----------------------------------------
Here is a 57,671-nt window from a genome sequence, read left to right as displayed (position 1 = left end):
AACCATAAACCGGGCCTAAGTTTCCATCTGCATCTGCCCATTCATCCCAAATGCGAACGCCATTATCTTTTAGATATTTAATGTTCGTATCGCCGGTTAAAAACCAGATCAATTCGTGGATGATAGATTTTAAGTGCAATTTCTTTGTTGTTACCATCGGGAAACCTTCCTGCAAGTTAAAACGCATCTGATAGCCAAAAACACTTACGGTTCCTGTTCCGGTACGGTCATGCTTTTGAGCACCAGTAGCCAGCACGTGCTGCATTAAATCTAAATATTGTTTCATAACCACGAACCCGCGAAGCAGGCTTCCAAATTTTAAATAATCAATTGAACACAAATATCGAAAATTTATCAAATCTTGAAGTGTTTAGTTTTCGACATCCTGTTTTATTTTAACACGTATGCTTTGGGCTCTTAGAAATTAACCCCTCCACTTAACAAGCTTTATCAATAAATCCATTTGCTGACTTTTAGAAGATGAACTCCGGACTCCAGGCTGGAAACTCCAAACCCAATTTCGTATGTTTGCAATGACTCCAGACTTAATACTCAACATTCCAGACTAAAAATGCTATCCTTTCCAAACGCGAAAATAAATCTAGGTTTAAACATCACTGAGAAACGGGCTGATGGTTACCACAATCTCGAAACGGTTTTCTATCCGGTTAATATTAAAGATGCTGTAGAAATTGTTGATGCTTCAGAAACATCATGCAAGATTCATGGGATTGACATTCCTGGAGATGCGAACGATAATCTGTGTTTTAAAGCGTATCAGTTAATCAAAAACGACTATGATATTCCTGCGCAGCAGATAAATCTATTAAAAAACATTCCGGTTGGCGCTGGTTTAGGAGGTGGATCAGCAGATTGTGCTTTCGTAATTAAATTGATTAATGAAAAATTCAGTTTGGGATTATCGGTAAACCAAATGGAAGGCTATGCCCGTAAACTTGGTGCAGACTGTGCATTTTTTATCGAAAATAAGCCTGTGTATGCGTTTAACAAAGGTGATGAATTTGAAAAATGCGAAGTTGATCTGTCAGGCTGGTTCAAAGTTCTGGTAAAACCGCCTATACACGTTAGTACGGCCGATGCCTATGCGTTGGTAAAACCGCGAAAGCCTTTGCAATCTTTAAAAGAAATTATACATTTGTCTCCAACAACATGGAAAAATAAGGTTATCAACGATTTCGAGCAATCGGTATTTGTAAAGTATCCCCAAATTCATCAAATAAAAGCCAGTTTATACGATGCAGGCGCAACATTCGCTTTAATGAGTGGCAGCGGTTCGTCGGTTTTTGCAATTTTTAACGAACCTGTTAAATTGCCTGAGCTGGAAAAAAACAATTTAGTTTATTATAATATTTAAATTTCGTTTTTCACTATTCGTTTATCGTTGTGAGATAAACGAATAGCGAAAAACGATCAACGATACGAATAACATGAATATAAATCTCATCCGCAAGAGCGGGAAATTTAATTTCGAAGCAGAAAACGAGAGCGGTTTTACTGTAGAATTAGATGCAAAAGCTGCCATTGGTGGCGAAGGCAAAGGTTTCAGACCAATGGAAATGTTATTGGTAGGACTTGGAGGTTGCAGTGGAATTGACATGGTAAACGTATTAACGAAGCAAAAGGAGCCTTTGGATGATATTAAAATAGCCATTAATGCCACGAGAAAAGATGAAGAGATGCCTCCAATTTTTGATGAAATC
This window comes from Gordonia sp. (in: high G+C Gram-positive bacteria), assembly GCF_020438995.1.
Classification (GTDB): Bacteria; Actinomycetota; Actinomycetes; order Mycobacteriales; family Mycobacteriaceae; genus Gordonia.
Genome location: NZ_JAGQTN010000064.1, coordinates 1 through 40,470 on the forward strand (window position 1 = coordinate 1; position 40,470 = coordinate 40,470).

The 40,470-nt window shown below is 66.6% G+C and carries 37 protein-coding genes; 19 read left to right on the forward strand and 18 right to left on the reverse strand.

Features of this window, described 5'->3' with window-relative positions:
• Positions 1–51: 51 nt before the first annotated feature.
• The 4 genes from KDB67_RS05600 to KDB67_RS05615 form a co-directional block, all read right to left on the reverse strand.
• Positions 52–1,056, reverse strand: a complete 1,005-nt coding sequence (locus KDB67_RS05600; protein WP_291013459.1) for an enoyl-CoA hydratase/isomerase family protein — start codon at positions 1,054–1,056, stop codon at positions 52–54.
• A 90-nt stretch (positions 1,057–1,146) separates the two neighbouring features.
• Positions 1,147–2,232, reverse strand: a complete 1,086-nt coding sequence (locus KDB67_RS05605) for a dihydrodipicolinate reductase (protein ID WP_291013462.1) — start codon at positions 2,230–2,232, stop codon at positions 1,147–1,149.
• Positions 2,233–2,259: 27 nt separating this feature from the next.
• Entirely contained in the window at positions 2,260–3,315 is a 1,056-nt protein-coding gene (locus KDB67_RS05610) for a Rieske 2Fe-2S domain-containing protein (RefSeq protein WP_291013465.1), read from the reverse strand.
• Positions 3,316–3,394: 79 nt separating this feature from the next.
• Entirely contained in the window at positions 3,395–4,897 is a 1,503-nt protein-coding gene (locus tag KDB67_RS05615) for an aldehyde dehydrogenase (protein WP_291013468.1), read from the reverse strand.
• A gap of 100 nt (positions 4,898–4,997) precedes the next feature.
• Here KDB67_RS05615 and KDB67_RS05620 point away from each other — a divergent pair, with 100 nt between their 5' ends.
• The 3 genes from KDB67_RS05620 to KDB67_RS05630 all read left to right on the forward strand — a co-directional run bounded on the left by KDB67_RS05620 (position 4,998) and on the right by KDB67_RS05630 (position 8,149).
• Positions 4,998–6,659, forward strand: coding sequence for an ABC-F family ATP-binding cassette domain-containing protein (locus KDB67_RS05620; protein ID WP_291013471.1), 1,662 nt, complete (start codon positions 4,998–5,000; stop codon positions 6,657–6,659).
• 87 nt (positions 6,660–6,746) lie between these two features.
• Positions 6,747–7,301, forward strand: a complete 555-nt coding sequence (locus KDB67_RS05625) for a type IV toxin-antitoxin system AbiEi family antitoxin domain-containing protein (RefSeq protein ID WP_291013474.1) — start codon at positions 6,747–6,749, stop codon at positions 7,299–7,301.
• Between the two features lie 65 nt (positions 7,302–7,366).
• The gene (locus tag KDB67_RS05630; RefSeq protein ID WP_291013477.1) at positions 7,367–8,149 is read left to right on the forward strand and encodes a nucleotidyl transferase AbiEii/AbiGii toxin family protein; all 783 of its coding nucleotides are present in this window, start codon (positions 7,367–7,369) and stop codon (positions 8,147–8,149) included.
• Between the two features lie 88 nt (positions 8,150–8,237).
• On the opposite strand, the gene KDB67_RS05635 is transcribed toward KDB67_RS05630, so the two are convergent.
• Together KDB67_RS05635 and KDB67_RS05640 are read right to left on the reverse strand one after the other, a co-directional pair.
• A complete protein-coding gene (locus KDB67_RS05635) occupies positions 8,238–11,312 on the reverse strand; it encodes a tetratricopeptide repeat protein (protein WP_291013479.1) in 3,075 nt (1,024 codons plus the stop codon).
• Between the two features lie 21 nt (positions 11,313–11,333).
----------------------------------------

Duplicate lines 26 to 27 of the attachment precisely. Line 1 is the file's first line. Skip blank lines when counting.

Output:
• On the opposite strand, the gene KDB67_RS05635 is transcribed toward KDB67_RS05630, so the two are convergent.
• Together KDB67_RS05635 and KDB67_RS05640 are read right to left on the reverse strand one after the other, a co-directional pair.